Workshop on Organic Detectors and Materials @ NSS-MIC 2017

The development of organic materials for electronic applications has seen a dramatic and sustained growth over the last decade. Organic materials possess a unique set of characteristics and capabilities which have been applied to across a range of consumer electronics and photovoltaic applications. In particular, the electronic properties of these materials have been developed to make them well-suited for various optoelectronic sensors and displays. Most recently there has been growing interest in the use of electronic-grade organic materials for use as radiation sensors, where they offer the potential for low cost, large area detectors with unique physical properties. Recent studies have included semiconducting polymers, electronic-grade single crystal organics, and hybrid systems involving organic scintillator/photosensor combinations. 

In this workshop we aim to bring together all those interested in organic materials for radiation detection, with a view to sharing the current state-of-the-art, identifying common challenges to address, and building a cohesive research community. Topics will cover the material properties and device physics of the following systems:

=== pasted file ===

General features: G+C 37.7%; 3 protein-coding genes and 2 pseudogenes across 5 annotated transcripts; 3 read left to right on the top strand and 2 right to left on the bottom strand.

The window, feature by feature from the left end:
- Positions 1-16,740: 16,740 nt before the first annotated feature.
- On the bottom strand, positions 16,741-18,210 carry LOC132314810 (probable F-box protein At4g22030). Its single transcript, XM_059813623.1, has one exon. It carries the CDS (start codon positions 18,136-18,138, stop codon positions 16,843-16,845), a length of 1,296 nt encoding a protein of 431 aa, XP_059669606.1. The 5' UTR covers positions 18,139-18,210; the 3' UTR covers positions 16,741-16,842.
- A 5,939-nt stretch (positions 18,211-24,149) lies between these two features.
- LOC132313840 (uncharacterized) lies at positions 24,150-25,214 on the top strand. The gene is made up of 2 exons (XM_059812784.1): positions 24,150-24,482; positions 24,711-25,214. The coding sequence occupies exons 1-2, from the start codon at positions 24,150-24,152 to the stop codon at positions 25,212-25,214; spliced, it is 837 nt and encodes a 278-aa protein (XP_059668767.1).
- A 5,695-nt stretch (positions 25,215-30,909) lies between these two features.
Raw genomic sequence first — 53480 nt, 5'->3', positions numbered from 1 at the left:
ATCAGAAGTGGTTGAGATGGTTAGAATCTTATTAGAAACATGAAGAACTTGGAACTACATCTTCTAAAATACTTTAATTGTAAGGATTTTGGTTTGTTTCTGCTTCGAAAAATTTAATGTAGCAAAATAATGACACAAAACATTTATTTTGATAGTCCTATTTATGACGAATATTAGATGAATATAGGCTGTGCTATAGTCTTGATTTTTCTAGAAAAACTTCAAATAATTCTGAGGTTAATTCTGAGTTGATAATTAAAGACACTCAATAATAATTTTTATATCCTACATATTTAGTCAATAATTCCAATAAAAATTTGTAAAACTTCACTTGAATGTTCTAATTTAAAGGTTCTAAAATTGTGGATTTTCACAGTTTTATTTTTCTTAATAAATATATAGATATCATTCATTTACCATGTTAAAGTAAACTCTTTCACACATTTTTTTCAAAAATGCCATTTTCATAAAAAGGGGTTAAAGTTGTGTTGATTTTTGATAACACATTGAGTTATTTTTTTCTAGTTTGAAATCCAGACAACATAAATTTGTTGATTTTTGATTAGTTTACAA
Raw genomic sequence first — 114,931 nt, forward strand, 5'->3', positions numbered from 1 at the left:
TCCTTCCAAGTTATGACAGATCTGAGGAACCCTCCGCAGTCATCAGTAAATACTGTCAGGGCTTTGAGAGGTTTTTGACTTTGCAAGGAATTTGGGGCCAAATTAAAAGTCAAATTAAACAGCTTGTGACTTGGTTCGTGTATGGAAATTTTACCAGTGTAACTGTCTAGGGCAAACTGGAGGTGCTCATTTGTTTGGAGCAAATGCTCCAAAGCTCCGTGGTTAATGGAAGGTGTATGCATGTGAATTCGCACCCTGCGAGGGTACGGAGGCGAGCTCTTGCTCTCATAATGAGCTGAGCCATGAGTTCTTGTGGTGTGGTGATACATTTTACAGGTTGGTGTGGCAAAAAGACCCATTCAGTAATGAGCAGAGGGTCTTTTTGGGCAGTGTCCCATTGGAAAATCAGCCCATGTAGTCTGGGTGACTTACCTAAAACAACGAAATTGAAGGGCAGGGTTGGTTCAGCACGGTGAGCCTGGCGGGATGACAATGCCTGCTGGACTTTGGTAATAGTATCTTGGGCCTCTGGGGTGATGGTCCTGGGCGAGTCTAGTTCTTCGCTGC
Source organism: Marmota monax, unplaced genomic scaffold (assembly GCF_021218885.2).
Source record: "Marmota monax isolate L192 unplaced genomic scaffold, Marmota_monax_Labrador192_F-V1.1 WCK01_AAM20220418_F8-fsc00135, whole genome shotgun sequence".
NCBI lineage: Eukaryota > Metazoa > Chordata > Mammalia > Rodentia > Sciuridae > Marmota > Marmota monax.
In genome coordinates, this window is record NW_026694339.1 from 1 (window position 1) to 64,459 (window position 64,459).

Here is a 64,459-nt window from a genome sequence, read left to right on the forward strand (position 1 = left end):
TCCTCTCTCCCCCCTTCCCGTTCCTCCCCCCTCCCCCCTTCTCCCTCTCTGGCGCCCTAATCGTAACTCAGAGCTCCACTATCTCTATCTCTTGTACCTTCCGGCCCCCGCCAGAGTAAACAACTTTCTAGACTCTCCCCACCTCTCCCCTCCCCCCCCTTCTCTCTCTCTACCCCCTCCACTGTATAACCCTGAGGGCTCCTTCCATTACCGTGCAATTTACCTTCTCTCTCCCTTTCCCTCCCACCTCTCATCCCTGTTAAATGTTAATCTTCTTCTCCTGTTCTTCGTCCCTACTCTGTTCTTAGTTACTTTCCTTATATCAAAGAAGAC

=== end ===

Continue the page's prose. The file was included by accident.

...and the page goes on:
• Polymer and long-chained molecules
  • Single crystal organic materials
  • Scintillation/photosensor hybrid organic systems
  • Organic perovskite materials

The workshop will consist of invited overview talks by recognised experts in the field of organic materials and devices.

The workshop was held on Sunday 22nd October 2017, as part of the IEEE NSS-MIC conference in Atlanta Georgia.

Workshop organisers:
Beatrice Fraboni, University of Bologna
Paul Sellin, University of Surrey

Hyatt Regency, Atlanta